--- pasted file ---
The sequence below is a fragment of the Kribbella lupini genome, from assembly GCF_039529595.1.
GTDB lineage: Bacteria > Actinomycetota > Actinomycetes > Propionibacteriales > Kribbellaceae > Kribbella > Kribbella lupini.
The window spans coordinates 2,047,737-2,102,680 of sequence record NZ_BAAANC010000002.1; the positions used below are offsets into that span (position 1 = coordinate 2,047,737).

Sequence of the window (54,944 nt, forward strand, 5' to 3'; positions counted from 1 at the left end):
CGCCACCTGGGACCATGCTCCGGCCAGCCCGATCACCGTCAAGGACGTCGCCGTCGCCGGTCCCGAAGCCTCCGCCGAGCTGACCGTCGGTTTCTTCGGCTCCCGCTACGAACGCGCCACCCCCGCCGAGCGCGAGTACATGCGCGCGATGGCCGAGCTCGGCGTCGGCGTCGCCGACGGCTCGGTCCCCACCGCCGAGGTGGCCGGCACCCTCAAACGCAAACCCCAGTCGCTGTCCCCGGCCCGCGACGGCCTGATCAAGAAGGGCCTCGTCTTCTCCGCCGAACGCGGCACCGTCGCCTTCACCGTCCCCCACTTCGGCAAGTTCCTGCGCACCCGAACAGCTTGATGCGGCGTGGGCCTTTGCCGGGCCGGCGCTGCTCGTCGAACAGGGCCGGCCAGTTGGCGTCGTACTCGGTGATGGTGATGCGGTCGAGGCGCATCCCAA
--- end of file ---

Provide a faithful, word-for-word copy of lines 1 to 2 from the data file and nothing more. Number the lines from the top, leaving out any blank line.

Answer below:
The sequence below is a fragment of the Kribbella lupini genome, from assembly GCF_039529595.1.
GTDB lineage: Bacteria > Actinomycetota > Actinomycetes > Propionibacteriales > Kribbellaceae > Kribbella > Kribbella lupini.